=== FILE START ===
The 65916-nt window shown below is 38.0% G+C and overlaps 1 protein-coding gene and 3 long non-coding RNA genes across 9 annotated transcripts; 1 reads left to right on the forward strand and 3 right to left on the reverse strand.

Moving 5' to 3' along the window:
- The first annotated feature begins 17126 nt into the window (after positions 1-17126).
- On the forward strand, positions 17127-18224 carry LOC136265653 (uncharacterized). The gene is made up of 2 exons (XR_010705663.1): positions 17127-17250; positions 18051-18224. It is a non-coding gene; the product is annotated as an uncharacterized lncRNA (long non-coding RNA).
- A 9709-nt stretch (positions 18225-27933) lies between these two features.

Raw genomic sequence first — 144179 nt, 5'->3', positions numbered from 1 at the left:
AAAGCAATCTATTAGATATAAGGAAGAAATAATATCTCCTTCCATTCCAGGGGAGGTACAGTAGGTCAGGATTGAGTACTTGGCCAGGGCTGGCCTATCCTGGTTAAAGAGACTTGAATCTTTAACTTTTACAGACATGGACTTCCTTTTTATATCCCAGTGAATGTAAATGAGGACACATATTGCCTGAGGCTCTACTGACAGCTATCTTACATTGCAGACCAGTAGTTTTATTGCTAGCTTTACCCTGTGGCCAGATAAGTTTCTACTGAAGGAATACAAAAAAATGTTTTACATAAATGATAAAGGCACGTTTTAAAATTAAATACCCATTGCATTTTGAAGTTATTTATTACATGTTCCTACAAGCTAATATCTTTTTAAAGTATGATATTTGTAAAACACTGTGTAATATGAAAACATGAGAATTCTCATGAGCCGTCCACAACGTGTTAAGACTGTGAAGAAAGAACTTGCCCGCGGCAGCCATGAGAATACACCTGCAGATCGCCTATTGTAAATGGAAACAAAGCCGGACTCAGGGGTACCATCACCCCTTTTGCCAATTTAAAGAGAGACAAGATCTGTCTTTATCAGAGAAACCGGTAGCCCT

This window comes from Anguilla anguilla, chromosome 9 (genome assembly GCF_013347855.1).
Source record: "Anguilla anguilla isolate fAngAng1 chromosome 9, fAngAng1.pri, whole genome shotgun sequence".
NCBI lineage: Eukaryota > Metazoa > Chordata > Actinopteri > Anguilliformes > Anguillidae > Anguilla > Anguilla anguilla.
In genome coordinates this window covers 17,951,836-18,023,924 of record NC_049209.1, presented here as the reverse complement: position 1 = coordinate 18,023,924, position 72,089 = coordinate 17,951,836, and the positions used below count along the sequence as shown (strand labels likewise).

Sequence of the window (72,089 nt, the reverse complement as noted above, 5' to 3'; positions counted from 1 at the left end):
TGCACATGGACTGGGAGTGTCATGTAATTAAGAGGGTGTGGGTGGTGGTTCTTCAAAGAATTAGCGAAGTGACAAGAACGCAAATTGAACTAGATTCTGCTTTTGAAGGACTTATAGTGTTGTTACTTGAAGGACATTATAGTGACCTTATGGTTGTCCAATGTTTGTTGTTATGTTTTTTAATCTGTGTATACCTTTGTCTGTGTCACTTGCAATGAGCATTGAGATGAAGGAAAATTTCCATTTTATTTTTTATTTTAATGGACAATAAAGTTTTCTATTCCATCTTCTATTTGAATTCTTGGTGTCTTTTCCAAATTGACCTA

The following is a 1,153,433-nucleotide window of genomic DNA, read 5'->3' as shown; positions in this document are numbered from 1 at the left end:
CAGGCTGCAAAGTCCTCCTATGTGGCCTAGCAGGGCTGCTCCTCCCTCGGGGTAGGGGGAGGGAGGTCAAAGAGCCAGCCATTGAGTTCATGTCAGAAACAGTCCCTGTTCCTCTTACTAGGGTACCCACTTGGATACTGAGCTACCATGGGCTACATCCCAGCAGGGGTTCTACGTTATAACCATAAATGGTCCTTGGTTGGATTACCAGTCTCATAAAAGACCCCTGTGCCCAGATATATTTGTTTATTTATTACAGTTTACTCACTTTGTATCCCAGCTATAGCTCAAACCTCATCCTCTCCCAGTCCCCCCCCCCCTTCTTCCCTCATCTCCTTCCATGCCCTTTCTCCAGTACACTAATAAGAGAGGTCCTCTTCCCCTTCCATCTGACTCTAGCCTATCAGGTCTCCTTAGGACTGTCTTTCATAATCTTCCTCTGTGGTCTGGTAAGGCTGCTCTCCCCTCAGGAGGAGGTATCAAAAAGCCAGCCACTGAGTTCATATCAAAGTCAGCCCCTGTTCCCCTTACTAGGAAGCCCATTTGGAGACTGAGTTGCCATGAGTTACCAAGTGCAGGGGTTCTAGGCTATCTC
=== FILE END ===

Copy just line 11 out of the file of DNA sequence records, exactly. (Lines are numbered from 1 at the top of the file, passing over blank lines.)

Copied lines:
In genome coordinates this window covers 17,951,836-18,023,924 of record NC_049209.1, presented here as the reverse complement: position 1 = coordinate 18,023,924, position 72,089 = coordinate 17,951,836, and the positions used below count along the sequence as shown (strand labels likewise).